Workshop to Validate Malawi's National Strategy, 19 March 2013
Key sectors and stakeholders in Malawi defined strategic priority areas and related action to strengthen climate change learning in the country at a workshop on 19 March 2013 in Lilongwe. The workshop to review and validate the National Climate Change Learning Strategy brought together around 30 participants from different Government sectors, education and training institutions, civil society, and development partners. Read more...
Development of an Educational Poster on Climate Change, 15-26 July 2013
In order to promote integration of climate change knowledge, skills and attitudes into the primary school curriculum of Malawi, the Malawi Institute of Education (MIE) in collaboration with the Ministry of Environment and Climate Change Management produced a poster centred on the message Climate change is real. Act now!. The poster was first designed during a workshop in which several experts from different ministries completed a first draft which was then completed through field testing with over 400 learners and teachers. Read more...
High-level Launch Event, 18 September 2013
The Malawi Minister for Environment and Climate Change Management launched the National Strategy to Strengthen Human Resources and Skills to Advance Green, Low Emissions and Climate Resilient Development on 18 September 2013, in front of a full house at the Sunbird Lilongwe Hotel. The strategy implementation has already started. For example, a poster in English and vernacular language was produced and field tested, then printed in 15,000 copies as teaching aids for primary schools. The poster was distributed in the more than 5000 Malawian primary schools. Additionally, specific training on climate change was provided to more than 200 frontline forestry extension workers and 200 health surveillance staff. Read more...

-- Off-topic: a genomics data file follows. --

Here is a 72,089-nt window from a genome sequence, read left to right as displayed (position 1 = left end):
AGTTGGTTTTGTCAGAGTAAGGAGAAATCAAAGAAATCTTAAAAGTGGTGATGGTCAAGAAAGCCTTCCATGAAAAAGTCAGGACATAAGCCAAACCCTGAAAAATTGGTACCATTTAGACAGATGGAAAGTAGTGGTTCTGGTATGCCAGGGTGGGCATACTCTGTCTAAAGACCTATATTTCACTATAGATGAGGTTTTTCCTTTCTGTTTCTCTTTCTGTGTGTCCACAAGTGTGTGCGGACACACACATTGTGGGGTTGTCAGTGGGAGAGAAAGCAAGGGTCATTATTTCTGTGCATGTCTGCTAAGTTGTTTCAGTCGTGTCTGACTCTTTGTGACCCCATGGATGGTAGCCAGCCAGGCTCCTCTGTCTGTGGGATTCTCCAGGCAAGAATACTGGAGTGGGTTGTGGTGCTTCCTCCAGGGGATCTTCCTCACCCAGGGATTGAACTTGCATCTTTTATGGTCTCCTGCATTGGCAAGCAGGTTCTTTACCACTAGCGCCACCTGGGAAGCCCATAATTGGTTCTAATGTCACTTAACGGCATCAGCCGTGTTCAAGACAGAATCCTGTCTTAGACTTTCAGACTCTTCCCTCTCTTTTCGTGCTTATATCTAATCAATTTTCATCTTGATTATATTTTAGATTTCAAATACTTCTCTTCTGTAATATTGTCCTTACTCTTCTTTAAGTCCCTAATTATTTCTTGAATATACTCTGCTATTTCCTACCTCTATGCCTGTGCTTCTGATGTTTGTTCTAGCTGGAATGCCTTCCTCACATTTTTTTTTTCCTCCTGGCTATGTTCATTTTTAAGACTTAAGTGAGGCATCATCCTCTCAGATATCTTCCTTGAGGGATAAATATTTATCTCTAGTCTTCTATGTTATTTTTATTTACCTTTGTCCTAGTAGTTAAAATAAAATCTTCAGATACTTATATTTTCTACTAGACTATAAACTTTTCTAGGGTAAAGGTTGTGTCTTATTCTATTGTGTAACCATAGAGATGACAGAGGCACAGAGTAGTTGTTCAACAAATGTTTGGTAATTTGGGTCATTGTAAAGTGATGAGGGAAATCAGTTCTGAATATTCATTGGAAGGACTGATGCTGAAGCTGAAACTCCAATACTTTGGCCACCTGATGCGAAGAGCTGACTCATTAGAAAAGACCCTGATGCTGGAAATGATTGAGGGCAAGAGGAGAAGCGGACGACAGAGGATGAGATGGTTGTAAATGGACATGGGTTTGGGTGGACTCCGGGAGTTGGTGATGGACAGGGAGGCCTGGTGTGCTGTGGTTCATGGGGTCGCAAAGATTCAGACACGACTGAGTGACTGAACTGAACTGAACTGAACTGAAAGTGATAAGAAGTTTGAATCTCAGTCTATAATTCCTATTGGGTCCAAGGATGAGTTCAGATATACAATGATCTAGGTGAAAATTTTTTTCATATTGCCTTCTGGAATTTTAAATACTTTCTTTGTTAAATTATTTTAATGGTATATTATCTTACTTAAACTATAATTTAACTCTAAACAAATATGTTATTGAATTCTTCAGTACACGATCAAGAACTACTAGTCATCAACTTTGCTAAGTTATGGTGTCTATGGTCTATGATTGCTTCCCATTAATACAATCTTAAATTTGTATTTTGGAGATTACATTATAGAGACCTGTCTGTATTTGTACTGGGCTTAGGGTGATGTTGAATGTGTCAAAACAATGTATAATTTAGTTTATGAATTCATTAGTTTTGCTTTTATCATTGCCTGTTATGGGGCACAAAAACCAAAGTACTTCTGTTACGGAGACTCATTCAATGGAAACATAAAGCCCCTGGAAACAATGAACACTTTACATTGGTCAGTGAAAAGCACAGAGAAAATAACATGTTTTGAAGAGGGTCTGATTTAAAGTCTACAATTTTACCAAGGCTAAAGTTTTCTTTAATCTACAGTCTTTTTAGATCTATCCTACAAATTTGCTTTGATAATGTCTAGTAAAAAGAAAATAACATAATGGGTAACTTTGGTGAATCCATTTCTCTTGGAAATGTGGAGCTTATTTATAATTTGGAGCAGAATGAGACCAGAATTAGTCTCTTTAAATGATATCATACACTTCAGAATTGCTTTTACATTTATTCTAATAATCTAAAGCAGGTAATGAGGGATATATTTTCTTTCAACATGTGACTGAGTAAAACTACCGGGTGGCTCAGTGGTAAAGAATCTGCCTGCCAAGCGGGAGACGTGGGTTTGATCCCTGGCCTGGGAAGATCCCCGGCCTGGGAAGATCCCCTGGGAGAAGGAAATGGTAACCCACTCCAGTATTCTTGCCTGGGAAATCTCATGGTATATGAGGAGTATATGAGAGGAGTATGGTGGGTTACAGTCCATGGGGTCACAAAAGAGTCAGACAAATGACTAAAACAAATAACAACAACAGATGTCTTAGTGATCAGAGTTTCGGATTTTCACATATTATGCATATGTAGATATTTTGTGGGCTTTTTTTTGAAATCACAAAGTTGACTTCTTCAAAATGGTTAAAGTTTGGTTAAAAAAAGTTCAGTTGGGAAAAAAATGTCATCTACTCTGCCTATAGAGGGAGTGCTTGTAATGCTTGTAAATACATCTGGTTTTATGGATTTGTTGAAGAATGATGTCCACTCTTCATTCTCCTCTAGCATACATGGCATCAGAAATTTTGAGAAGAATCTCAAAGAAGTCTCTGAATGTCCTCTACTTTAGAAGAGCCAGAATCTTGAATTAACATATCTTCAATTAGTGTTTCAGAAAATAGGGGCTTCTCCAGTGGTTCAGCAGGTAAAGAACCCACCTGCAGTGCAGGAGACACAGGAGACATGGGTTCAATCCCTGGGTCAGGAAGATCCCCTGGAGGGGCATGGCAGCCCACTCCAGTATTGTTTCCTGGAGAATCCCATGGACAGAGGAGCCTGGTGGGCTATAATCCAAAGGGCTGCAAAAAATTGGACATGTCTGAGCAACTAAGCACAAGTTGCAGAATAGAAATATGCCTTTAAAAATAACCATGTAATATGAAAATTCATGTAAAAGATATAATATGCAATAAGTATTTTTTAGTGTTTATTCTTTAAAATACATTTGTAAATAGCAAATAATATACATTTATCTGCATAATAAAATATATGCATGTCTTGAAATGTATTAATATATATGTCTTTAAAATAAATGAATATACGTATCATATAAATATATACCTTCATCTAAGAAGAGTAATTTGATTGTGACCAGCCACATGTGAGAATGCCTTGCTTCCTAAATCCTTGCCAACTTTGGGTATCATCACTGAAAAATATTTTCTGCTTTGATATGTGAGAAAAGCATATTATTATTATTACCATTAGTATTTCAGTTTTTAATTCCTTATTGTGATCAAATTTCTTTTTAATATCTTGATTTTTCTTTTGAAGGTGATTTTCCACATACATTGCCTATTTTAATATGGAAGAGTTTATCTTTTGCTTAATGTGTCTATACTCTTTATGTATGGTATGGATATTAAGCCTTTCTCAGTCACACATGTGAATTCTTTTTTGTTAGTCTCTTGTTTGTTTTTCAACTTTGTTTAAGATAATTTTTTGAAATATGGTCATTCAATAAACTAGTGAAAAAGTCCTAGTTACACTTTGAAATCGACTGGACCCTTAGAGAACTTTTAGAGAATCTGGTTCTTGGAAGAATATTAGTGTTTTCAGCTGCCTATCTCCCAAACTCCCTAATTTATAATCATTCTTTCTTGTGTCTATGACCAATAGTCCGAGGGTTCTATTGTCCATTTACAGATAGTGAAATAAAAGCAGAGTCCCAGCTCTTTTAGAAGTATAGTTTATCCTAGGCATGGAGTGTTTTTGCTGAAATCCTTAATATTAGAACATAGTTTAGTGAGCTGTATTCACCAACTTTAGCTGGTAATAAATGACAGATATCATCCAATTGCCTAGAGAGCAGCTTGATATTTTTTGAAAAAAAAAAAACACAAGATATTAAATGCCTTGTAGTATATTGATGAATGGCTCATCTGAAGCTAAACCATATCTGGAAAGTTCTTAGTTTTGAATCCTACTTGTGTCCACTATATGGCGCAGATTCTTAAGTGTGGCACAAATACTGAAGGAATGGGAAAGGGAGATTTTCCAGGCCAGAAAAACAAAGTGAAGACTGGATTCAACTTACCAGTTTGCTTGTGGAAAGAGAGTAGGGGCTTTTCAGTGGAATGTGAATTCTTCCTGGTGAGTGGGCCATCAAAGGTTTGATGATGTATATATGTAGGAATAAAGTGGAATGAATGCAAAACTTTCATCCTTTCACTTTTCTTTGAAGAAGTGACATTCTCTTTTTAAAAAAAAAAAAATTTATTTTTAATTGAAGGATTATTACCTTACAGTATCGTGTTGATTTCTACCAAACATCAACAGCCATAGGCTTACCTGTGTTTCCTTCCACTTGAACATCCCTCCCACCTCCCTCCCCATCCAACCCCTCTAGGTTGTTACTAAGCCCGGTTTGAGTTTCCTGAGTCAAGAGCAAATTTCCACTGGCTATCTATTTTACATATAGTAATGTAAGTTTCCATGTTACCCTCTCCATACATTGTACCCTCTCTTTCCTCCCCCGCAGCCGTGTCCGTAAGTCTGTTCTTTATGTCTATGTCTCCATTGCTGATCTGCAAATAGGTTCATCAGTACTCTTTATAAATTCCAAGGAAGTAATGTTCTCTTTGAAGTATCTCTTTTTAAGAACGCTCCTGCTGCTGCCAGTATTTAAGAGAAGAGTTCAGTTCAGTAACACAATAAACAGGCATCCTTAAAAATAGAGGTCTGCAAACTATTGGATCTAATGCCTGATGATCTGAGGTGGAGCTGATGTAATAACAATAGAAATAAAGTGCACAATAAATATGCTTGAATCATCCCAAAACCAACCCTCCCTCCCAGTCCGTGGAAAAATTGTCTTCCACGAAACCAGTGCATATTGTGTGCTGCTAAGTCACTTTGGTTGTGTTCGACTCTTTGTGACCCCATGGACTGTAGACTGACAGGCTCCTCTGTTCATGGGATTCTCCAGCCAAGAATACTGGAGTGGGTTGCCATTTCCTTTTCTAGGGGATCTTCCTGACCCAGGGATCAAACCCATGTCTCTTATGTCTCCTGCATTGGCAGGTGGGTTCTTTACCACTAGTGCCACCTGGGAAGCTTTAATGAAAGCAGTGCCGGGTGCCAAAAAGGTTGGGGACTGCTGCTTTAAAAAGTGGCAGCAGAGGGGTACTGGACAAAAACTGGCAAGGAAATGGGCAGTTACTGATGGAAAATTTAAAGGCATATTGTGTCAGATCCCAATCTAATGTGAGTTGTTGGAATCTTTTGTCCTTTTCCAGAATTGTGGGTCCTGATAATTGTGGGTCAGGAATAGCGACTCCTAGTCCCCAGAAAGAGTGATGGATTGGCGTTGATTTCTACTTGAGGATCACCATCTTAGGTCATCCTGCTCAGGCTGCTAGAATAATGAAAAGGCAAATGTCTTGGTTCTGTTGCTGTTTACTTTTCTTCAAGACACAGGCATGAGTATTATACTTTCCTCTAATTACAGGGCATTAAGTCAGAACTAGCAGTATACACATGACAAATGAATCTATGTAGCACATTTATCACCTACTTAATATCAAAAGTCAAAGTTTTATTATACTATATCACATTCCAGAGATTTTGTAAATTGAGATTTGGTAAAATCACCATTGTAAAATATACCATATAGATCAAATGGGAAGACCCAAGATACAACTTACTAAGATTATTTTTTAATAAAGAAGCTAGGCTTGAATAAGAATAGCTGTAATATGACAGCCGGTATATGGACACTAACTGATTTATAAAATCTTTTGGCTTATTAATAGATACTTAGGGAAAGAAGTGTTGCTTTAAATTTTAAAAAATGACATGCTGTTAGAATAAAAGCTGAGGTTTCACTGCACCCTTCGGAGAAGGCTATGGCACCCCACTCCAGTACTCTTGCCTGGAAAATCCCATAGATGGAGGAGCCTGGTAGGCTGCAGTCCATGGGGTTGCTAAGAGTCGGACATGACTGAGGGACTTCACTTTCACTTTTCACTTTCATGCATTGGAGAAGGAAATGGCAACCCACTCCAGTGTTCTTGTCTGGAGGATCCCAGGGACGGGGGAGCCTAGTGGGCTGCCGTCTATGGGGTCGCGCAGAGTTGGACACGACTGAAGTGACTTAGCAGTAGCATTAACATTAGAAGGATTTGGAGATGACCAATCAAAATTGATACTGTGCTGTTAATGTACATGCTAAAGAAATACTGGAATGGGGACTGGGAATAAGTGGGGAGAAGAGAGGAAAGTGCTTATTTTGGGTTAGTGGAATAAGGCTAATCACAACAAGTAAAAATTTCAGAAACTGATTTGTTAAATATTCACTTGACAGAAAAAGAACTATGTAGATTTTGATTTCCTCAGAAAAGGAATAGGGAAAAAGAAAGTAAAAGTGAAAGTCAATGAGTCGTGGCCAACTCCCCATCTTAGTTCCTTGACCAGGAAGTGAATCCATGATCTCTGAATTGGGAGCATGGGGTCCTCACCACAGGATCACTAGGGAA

Frontline Forestry Personnel Training on Climate Change, September-October 2013
The Government of Malawi has, in the months of September and October 2013, trained 257 forestry assistants across the country in climate change, in an ongoing effort to enhance knowledge and skills in climate change management among key personnel in sectors that are threatened by climate change. The training was implemented by different ministries of the country and LEAD Southern and Eastern Africa with support from the UN CC:Learn Project. Read more...
Climate Change Training for Health Surveillance Assistants, 2 to 11 December 2014
The Ministry of Health (MOH) in collaboration with the Ministry of Local Government and Rural Development (MLGRD) organized frontline training workshops on Climate Change for Health Surveillance Assistants in all the three regions in Malawi. This training targeted 200 Health Surveillance Assistants who are key frontline personnel in at community level for purpose of motivating, informing and assisting individuals, families and communities in the promotion and maintenance of personal and environmental health which are very important when it comes to climate change issues.